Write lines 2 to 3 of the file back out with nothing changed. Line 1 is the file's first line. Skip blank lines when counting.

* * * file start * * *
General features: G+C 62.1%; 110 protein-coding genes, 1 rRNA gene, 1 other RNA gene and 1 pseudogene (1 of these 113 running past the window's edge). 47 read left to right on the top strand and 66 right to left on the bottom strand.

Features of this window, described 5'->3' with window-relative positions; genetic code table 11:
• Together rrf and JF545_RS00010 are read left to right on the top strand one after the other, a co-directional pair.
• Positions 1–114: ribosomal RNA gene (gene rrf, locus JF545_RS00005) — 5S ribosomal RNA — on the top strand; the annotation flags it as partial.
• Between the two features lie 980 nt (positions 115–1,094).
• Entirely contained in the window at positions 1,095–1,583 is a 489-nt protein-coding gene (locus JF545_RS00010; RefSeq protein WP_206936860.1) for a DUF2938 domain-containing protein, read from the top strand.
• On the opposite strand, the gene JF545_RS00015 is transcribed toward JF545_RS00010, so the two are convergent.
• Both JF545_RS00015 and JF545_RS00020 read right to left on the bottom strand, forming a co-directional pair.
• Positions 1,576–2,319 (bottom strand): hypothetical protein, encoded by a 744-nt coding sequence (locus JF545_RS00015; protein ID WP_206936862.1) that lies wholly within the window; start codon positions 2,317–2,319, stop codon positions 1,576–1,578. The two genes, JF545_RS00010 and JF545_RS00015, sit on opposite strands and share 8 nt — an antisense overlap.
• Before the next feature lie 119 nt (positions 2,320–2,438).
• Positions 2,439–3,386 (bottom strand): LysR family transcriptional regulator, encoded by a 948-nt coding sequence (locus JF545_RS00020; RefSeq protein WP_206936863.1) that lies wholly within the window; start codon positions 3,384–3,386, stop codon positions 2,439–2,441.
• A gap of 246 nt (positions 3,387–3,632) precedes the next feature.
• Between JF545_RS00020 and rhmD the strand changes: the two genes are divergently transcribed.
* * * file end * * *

Features of this window, described 5'->3' with window-relative positions; genetic code table 11:
• Together rrf and JF545_RS00010 are read left to right on the top strand one after the other, a co-directional pair.